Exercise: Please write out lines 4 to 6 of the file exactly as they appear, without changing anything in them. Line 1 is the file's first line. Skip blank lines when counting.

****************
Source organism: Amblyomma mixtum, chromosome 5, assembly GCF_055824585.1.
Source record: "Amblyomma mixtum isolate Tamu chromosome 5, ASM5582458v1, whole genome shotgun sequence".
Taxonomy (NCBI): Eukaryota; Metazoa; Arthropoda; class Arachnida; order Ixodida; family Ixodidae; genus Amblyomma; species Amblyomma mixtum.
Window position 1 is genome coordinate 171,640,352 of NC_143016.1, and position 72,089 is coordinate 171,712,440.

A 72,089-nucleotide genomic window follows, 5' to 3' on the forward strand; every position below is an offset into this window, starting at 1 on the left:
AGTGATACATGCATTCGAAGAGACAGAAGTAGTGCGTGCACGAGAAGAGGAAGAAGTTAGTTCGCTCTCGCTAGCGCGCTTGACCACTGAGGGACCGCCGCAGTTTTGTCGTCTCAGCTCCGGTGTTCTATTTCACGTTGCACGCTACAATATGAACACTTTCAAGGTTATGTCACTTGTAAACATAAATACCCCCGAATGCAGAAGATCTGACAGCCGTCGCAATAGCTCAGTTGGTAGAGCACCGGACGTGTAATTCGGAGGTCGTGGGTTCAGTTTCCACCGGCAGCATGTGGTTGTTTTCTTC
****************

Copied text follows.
Window position 1 is genome coordinate 171,640,352 of NC_143016.1, and position 72,089 is coordinate 171,712,440.

A 72,089-nucleotide genomic window follows, 5' to 3' on the forward strand; every position below is an offset into this window, starting at 1 on the left:
AGTGATACATGCATTCGAAGAGACAGAAGTAGTGCGTGCACGAGAAGAGGAAGAAGTTAGTTCGCTCTCGCTAGCGCGCTTGACCACTGAGGGACCGCCGCAGTTTTGTCGTCTCAGCTCCGGTGTTCTATTTCACGTTGCACGCTACAATATGAACACTTTCAAGGTTATGTCACTTGTAAACATAAATACCCCCGAATGCAGAAGATCTGACAGCCGTCGCAATAGCTCAGTTGGTAGAGCACCGGACGTGTAATTCGGAGGTCGTGGGTTCAGTTTCCACCGGCAGCATGTGGTTGTTTTCTTC